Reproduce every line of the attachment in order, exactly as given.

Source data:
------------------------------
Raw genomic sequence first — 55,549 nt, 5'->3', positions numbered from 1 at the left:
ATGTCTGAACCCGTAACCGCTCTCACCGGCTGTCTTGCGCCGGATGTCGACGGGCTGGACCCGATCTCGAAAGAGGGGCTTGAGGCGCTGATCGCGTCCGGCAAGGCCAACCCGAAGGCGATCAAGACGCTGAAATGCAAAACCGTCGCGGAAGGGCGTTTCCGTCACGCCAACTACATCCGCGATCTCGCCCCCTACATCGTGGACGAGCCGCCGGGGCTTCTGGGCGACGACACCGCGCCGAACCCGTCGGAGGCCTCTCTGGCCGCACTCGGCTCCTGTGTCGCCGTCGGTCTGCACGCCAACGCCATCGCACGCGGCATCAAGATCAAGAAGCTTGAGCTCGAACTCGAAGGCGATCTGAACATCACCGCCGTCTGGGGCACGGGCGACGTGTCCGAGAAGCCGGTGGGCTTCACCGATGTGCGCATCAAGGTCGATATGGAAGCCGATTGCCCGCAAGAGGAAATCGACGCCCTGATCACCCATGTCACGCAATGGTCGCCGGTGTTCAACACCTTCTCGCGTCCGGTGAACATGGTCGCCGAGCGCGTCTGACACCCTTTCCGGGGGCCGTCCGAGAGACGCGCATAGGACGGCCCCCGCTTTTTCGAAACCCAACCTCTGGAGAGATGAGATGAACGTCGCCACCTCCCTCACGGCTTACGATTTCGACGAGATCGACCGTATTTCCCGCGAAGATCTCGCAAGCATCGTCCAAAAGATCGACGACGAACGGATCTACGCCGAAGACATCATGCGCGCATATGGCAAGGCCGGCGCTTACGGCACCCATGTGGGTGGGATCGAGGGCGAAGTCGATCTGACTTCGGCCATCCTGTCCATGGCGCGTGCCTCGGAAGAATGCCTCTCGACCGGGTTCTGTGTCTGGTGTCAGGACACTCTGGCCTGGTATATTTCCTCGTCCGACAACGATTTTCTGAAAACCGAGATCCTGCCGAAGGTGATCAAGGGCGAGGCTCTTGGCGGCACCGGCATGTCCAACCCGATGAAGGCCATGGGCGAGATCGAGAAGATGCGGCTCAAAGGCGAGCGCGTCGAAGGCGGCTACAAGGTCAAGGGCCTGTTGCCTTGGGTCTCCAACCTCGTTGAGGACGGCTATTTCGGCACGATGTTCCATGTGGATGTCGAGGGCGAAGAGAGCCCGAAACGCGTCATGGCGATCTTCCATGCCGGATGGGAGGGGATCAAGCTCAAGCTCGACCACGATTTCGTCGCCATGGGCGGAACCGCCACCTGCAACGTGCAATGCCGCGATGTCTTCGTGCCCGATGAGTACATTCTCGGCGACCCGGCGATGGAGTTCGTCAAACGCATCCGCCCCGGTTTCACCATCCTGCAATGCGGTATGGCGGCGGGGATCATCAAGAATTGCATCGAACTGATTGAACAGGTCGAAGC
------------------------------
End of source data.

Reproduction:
Raw genomic sequence first — 55,549 nt, 5'->3', positions numbered from 1 at the left:
ATGTCTGAACCCGTAACCGCTCTCACCGGCTGTCTTGCGCCGGATGTCGACGGGCTGGACCCGATCTCGAAAGAGGGGCTTGAGGCGCTGATCGCGTCCGGCAAGGCCAACCCGAAGGCGATCAAGACGCTGAAATGCAAAACCGTCGCGGAAGGGCGTTTCCGTCACGCCAACTACATCCGCGATCTCGCCCCCTACATCGTGGACGAGCCGCCGGGGCTTCTGGGCGACGACACCGCGCCGAACCCGTCGGAGGCCTCTCTGGCCGCACTCGGCTCCTGTGTCGCCGTCGGTCTGCACGCCAACGCCATCGCACGCGGCATCAAGATCAAGAAGCTTGAGCTCGAACTCGAAGGCGATCTGAACATCACCGCCGTCTGGGGCACGGGCGACGTGTCCGAGAAGCCGGTGGGCTTCACCGATGTGCGCATCAAGGTCGATATGGAAGCCGATTGCCCGCAAGAGGAAATCGACGCCCTGATCACCCATGTCACGCAATGGTCGCCGGTGTTCAACACCTTCTCGCGTCCGGTGAACATGGTCGCCGAGCGCGTCTGACACCCTTTCCGGGGGCCGTCCGAGAGACGCGCATAGGACGGCCCCCGCTTTTTCGAAACCCAACCTCTGGAGAGATGAGATGAACGTCGCCACCTCCCTCACGGCTTACGATTTCGACGAGATCGACCGTATTTCCCGCGAAGATCTCGCAAGCATCGTCCAAAAGATCGACGACGAACGGATCTACGCCGAAGACATCATGCGCGCATATGGCAAGGCCGGCGCTTACGGCACCCATGTGGGTGGGATCGAGGGCGAAGTCGATCTGACTTCGGCCATCCTGTCCATGGCGCGTGCCTCGGAAGAATGCCTCTCGACCGGGTTCTGTGTCTGGTGTCAGGACACTCTGGCCTGGTATATTTCCTCGTCCGACAACGATTTTCTGAAAACCGAGATCCTGCCGAAGGTGATCAAGGGCGAGGCTCTTGGCGGCACCGGCATGTCCAACCCGATGAAGGCCATGGGCGAGATCGAGAAGATGCGGCTCAAAGGCGAGCGCGTCGAAGGCGGCTACAAGGTCAAGGGCCTGTTGCCTTGGGTCTCCAACCTCGTTGAGGACGGCTATTTCGGCACGATGTTCCATGTGGATGTCGAGGGCGAAGAGAGCCCGAAACGCGTCATGGCGATCTTCCATGCCGGATGGGAGGGGATCAAGCTCAAGCTCGACCACGATTTCGTCGCCATGGGCGGAACCGCCACCTGCAACGTGCAATGCCGCGATGTCTTCGTGCCCGATGAGTACATTCTCGGCGACCCGGCGATGGAGTTCGTCAAACGCATCCGCCCCGGTTTCACCATCCTGCAATGCGGTATGGCGGCGGGGATCATCAAGAATTGCATCGAACTGATTGAACAGGTCGAAGC